Loktak lake attracts a lot of tourists. Credit: Sahana Ghosh

Tuboi and colleagues Syed Ainul Hussain and Michelle Irengbam tested1 water samples for three consecutive years (2008 to 2010) across 11 sites of the wetland, which is fed by around 30 rivers and streams, including the highly polluted Nambul and Nambol rivers.The Ithai Barrage is the only outlet for this lake. Both liquid effluents and solid wastes discharged from Imphal are drained directly into Loktak via the Nambul river.

They found that Loktak lake was "severely polluted" due to the influx of sewage and other wastes from these two rivers. In addition, surface runoff from the surrounding agricultural and catchment areas was also diminishing the lake's water quality, indicated by the high nitrogen concentration.

Saving the Sangai

The researchers recommend setting up sewage treatment plants at strategic locations, such as at the inlet channel at Toubul village, which is surrounded by the lake. Meanwhile, Tuboi and his team have been surveying spots within the lake where a satellite population of the Sangai could be relocated.

"Sangai is the flagship species. If we save it, we save everything else. Before the fragile balance between the lake ecosystem and the local cultural practices is permanently lost, the lake needs to be restored by improving its water quality and hydrological regime," Tuboi added.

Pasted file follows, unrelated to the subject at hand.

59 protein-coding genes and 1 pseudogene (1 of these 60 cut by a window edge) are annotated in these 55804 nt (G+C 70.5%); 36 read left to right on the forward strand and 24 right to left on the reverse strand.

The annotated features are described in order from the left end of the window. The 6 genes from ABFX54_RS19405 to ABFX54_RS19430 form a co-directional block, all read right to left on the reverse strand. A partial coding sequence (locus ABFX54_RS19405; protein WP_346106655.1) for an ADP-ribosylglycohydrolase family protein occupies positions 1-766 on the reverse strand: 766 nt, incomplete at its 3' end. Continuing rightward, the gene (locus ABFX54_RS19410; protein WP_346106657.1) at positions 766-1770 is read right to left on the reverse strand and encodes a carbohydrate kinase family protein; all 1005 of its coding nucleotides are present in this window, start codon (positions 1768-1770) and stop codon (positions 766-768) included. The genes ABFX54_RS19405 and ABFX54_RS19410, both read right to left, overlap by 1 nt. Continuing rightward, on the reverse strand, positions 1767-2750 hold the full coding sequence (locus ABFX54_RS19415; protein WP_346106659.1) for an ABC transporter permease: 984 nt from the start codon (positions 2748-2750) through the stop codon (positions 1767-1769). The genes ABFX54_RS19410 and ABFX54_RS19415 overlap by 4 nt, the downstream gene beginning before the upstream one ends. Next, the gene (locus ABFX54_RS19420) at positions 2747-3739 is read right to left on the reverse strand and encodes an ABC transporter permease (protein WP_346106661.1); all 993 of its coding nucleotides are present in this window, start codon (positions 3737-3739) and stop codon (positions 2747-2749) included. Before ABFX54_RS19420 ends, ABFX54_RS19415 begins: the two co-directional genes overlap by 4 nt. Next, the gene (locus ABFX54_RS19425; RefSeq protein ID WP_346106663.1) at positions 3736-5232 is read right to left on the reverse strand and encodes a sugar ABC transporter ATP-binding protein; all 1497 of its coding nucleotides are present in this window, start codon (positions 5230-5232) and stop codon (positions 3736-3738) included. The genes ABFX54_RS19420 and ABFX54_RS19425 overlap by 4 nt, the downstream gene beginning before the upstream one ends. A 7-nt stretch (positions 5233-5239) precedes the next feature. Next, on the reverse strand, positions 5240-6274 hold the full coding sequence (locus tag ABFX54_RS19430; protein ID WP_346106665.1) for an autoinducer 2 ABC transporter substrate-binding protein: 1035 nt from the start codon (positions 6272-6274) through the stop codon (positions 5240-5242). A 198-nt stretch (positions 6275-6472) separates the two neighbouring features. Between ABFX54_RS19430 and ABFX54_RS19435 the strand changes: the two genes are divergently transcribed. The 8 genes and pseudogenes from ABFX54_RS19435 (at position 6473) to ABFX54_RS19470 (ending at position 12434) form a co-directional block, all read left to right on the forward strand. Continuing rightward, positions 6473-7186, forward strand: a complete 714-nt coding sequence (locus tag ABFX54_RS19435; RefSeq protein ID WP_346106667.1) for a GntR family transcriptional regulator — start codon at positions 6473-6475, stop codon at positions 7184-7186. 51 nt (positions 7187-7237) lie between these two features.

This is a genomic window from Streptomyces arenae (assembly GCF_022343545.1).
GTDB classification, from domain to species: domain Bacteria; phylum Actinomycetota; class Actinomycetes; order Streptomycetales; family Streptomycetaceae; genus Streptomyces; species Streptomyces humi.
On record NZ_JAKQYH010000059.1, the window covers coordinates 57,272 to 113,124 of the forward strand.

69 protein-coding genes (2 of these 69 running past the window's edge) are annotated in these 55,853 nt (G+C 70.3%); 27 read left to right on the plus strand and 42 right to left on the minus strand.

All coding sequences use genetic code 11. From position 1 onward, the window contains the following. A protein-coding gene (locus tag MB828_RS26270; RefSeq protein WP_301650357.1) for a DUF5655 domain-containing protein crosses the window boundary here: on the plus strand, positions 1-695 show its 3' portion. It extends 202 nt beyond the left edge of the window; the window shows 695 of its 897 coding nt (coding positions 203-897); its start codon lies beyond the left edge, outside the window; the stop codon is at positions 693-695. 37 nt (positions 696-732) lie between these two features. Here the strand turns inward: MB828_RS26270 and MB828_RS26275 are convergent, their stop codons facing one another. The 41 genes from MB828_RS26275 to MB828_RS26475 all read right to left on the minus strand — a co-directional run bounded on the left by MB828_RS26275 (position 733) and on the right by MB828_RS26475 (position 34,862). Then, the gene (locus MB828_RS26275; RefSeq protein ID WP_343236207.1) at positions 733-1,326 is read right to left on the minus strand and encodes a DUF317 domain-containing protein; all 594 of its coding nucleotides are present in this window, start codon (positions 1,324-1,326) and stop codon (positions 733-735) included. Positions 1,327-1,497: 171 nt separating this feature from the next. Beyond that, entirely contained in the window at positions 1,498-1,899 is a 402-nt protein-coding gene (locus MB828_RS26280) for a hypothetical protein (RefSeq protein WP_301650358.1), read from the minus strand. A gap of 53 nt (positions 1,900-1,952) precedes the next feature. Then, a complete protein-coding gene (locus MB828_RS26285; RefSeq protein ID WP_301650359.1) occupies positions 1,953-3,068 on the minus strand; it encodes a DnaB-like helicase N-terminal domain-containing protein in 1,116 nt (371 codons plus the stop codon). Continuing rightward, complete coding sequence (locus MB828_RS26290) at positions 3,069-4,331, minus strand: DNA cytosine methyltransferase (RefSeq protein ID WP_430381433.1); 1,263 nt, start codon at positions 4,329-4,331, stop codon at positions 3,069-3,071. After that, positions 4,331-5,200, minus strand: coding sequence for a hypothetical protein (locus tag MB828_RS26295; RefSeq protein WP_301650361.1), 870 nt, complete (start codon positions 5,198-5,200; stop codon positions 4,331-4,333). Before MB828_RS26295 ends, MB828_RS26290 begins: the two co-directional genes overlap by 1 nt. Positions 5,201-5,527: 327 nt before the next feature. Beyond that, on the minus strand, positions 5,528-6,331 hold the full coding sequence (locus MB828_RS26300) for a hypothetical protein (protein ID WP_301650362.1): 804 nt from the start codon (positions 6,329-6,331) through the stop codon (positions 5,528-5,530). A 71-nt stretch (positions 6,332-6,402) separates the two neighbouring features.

Hope for the Sangai was recently rekindled when a team of researchers from Hyderabad-based Centre for Cellular and Molecular Biology (CCMB) sequenced the deer's complete mitochondrial genome2. “The mitogenome sequence tells us that it is genetically distinct from other subspecies owing to its geographic isolation,” says Ajay Gaur, a principal scientists at CCMB's Laboratory for Conservation of Endangered Species (LaCONES).

Gaur and his colleagues took a crack at the Sangai mitochondrial DNA from a tissue sample and reported the 16, 357 base pair long mitogenome. A mitogenome analysis helps in comparing closely related organisms. Using several unique characteristics like maternal inheritance, high evolutionary rates, small genome size, conserved gene content, and lack of extensive recombination of mitochondrial genes, scientists use such sequences to track the evolutionary history of the animal and its speciation.

A fisherman at Loktak lake. Credit: Sahana Ghosh

Armed with the new genetic insights that clearly distinguish it from its close cousins, Gaur advocates a 'distinct conservation status' for Sangai. "What we can say from our study is that the population needs to be stabilised. Despite the fact that the subspecies had a common ancestor, you can’t treat all populations (of the Eld’s deer) the same. Conservation practices need to be customised as per the specific geographical population."

It is common conservation practice to create alternate homes for isolated, single-population species so that they are not wiped off from the face of earth if an epidemic or natural disaster strikes. The Manipur government is considering a proposal by its forest department to shift the species to a nearby fresh water lake Pumlenpat , the second largest in the state after Loktak, also replete with phumdis . However, this lake also faces unique challenges due to human settlements and encroachment, and it will be long before livelihood issues for local fisher folks are solved.

Till such time, the vulnerable floating meadows remain the Sangai's only home on earth.

[This article has been published with support from the TransDisciplinary University (TDU)-Nature India Media Fellowship in Science Journalism.]